Baker Bill Would Allow Officers To Honor Certain ICE Detainers

Gov. Charlie Baker speaks to the reporters during a January press conference. (Steven Senne/AP)
Gov. Charlie Baker speaks to the reporters during a January press conference. (Steven Senne/AP)

Gov. Charlie Baker on Tuesday filed legislation that would authorize state and local law enforcement to detain certain individuals based on requests from U.S. Immigration and Customs Enforcement (ICE).

The bill is in response to last week's landmark decision by the Massachusetts Supreme Judicial Court, which ruled that state law does not provide statutory authority to police and court officers to hold someone based solely on a request from ICE.

In a statement announcing the new legislation, Baker said that local authorities have cooperated with ICE in the past "to ensure that they can detain violent and dangerous criminals, convicted of crimes like murder and rape, to keep our communities safe.”

The Baker administration last week had said it was "exploring legislative options" following the SJC's ruling in the Lunn v. Commonwealth case.

According to the statement, Baker's bill would not authorize local law enforcement to "enforce federal immigration law." As noted in the SJC decision, state law does not grant local court officers and law enforcement the authority to hold someone who otherwise would be free to go, simply because ICE officials have requested the detention.

This legislation, then, seeks to authorize, but not require, state and local law enforcement to honor specific ICE detainers for "aliens who pose a threat to public safety."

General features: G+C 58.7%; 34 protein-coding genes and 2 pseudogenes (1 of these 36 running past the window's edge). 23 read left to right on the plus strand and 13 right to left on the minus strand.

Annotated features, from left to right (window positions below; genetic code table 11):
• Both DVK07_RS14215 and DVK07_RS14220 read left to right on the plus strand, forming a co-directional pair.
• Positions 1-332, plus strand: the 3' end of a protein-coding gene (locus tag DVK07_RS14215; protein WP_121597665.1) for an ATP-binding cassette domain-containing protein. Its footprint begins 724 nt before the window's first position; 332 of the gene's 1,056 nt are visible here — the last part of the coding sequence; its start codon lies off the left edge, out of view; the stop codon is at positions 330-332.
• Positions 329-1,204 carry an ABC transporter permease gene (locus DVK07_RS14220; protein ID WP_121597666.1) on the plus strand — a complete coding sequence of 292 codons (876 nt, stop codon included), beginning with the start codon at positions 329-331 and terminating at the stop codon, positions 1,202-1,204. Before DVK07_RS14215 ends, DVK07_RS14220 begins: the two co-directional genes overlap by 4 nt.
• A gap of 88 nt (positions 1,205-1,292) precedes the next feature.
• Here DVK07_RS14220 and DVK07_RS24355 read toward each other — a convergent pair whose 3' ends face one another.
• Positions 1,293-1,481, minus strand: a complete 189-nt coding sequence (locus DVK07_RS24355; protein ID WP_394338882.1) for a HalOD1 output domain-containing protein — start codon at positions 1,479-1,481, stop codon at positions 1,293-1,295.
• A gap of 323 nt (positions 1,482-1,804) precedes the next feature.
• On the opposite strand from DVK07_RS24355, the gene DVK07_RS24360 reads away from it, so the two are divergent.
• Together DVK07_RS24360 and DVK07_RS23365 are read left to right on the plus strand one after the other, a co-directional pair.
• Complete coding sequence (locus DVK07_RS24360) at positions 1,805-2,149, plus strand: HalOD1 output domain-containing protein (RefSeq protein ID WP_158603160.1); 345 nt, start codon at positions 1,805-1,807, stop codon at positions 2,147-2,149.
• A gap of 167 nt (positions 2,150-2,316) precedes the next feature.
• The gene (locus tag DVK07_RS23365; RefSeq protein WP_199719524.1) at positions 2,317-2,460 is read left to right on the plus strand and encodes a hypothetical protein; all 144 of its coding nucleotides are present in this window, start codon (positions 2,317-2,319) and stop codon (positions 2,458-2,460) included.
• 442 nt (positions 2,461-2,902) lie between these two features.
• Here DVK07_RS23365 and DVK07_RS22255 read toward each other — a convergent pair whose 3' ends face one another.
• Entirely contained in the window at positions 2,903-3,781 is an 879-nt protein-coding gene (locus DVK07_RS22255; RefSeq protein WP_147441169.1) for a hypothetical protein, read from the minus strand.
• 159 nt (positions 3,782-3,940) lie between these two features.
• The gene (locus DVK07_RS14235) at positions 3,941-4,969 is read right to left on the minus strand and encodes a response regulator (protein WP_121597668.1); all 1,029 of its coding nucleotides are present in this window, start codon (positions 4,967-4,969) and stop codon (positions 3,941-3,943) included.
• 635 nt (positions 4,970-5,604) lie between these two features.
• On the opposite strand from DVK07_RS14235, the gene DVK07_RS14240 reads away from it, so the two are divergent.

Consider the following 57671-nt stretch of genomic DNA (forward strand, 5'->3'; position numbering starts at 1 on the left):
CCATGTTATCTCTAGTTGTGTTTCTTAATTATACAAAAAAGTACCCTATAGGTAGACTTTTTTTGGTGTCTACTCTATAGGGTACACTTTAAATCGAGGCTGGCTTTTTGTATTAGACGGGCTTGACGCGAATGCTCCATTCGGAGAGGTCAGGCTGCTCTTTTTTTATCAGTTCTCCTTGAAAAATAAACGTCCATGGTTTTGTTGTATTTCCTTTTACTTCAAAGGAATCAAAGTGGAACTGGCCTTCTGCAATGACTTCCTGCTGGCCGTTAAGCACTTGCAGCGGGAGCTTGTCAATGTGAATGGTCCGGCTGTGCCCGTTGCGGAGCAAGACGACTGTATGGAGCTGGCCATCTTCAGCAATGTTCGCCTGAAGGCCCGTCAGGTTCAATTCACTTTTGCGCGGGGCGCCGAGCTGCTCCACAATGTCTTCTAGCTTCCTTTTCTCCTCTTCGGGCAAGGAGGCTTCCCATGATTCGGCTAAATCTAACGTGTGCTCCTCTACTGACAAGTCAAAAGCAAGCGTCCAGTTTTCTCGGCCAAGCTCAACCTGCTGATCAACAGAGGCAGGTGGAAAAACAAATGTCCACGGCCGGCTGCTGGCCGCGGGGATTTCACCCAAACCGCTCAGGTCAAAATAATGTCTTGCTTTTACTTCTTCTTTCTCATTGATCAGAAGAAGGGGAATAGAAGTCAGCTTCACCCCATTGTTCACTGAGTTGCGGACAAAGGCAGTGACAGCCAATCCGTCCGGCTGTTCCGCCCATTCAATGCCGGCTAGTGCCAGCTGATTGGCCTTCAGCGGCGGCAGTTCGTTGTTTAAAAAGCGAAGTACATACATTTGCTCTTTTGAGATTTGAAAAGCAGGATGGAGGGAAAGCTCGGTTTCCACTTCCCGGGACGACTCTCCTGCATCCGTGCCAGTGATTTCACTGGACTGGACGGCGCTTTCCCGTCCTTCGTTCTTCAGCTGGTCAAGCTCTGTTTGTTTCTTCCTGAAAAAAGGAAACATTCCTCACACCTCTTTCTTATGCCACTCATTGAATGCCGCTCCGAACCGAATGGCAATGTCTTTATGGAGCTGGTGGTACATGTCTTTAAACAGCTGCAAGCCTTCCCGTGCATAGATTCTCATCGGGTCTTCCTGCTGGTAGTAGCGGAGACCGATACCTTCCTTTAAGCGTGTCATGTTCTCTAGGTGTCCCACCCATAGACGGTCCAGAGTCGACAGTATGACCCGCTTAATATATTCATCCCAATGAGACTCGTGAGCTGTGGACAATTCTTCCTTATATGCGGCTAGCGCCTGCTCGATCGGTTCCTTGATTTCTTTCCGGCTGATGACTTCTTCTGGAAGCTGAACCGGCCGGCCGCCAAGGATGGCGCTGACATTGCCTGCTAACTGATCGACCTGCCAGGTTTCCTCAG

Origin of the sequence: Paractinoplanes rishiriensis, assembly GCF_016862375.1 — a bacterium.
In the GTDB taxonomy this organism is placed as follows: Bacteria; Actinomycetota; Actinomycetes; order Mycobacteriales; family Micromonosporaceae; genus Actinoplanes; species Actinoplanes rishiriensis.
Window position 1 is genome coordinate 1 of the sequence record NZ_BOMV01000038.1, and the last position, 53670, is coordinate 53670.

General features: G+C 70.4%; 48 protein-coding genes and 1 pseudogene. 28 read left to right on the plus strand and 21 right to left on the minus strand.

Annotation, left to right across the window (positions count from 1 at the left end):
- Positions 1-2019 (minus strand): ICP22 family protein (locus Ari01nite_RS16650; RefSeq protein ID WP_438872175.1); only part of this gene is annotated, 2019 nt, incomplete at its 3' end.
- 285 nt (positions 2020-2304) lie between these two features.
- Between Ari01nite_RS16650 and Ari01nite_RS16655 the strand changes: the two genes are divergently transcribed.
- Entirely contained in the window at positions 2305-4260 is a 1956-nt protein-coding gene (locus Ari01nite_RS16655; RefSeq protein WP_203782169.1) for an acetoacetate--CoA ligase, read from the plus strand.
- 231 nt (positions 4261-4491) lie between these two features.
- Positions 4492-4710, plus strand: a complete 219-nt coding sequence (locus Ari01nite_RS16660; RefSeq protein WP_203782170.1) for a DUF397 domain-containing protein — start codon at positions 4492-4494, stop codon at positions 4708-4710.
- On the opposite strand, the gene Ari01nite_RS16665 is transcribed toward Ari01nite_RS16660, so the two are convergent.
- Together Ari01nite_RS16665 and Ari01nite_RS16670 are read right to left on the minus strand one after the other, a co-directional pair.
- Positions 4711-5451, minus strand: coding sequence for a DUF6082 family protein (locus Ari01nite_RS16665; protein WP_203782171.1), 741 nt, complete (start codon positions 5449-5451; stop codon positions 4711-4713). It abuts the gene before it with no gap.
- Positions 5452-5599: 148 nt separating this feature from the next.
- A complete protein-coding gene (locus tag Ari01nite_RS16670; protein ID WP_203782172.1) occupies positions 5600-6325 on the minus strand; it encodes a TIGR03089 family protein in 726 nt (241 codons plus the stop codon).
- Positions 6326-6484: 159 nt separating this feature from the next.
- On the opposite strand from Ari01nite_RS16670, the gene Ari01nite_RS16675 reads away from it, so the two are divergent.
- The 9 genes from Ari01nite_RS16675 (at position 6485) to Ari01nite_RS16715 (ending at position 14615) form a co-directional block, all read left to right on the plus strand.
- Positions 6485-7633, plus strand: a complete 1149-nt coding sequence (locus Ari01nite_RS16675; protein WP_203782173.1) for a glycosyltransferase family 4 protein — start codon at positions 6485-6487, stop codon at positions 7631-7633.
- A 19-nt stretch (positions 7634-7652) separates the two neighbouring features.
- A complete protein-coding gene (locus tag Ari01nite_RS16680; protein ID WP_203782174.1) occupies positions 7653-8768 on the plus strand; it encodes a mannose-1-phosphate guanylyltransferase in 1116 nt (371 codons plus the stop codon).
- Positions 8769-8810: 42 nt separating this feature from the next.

In the statement, Secretary of Public Safety and Security Dan Bennett said that detention authorized by the bill would be "limited to aliens already independently in state custody because of new state criminal charges or sentences."

Bennett said the "bill does not empower state or local police to proactively arrest people for immigration law violations; it would allow police to detain a person who is a threat to public safety for a limited period of time if that person were about to be released and the federal authorities were unable to immediately take the person into their custody.”

Carol Rose, executive director of the Massachusetts chapter of the ACLU, calls the governor's bill constitutionally suspect.

"This is really a pretend security measure," she told WBUR. "By saying we're only going to take away the constitutional rights of people that we've deemed dangerous, it somehow makes it seem constitutional or acceptable, and that's simply not true."

The bill would mandate that any detention in excess of 12 hours would be subject to judicial review.

Emma Winger is an attorney and argued Sreynoun Lunn's case before the SJC. She says she's disappointed by the new legislation.

"I think the most striking thing about it is that the governor presents it as a narrow bill that only addresses people with serious criminal records, when in fact it's a very broad bill that covers people with very minor criminal charges or perhaps very old criminal charges," Winger said.

In a statement, Senate President Stan Rosenberg, a Democrat, said he and his team "have just begun reviewing" the Republican governor's bill.

"I want to hear from constituents, legal experts, and the relevant legislative committees," Rosenberg said.

House Speaker Robert DeLeo's office says the bill "will be referred to committee and reviewed."

This article was originally published on August 01, 2017.


Headshot of Shannon Dooling

Shannon Dooling Investigative Reporter
Shannon Dooling was an investigative reporter at WBUR, focused on stories about immigration and criminal justice.



More from WBUR

Listen Live